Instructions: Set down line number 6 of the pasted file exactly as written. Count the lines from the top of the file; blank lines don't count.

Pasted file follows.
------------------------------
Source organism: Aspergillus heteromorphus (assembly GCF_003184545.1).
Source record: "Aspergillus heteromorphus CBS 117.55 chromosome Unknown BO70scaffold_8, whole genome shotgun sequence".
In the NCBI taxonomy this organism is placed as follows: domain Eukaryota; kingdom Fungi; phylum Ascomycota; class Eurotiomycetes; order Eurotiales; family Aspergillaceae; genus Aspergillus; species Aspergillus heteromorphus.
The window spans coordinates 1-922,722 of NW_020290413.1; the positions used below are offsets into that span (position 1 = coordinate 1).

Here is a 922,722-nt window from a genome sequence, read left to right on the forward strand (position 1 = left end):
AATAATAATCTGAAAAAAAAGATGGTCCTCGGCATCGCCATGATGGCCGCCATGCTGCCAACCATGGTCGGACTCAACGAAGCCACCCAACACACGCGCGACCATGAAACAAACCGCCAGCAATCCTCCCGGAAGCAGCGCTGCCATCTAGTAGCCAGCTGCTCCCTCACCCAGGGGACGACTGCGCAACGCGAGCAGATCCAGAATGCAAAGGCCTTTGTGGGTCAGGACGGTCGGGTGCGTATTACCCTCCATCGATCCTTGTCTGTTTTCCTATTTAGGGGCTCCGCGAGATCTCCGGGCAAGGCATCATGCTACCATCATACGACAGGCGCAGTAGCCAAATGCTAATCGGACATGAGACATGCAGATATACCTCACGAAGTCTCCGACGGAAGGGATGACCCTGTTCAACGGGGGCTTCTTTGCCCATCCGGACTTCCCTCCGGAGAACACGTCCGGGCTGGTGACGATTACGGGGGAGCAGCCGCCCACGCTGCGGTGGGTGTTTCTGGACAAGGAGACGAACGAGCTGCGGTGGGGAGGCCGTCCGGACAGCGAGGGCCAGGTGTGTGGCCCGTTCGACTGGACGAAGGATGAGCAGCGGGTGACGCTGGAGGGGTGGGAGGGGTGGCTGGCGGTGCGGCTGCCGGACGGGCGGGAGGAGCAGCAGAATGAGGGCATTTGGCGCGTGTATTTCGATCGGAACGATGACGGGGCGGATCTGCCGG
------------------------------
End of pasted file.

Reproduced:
AATAATAATCTGAAAAAAAAGATGGTCCTCGGCATCGCCATGATGGCCGCCATGCTGCCAACCATGGTCGGACTCAACGAAGCCACCCAACACACGCGCGACCATGAAACAAACCGCCAGCAATCCTCCCGGAAGCAGCGCTGCCATCTAGTAGCCAGCTGCTCCCTCACCCAGGGGACGACTGCGCAACGCGAGCAGATCCAGAATGCAAAGGCCTTTGTGGGTCAGGACGGTCGGGTGCGTATTACCCTCCATCGATCCTTGTCTGTTTTCCTATTTAGGGGCTCCGCGAGATCTCCGGGCAAGGCATCATGCTACCATCATACGACAGGCGCAGTAGCCAAATGCTAATCGGACATGAGACATGCAGATATACCTCACGAAGTCTCCGACGGAAGGGATGACCCTGTTCAACGGGGGCTTCTTTGCCCATCCGGACTTCCCTCCGGAGAACACGTCCGGGCTGGTGACGATTACGGGGGAGCAGCCGCCCACGCTGCGGTGGGTGTTTCTGGACAAGGAGACGAACGAGCTGCGGTGGGGAGGCCGTCCGGACAGCGAGGGCCAGGTGTGTGGCCCGTTCGACTGGACGAAGGATGAGCAGCGGGTGACGCTGGAGGGGTGGGAGGGGTGGCTGGCGGTGCGGCTGCCGGACGGGCGGGAGGAGCAGCAGAATGAGGGCATTTGGCGCGTGTATTTCGATCGGAACGATGACGGGGCGGATCTGCCGG